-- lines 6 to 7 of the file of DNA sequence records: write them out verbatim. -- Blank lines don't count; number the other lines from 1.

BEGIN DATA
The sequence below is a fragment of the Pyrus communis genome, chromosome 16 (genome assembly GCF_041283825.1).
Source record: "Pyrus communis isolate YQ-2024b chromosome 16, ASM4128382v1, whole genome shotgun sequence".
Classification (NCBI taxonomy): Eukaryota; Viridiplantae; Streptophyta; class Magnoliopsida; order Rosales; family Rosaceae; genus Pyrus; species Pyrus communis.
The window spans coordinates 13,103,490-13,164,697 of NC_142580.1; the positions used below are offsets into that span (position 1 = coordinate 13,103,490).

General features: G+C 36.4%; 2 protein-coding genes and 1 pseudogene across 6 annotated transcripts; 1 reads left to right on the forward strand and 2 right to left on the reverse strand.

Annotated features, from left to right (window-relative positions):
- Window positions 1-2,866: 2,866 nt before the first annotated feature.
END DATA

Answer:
Annotated features, from left to right (window-relative positions):
- Window positions 1-2,866: 2,866 nt before the first annotated feature.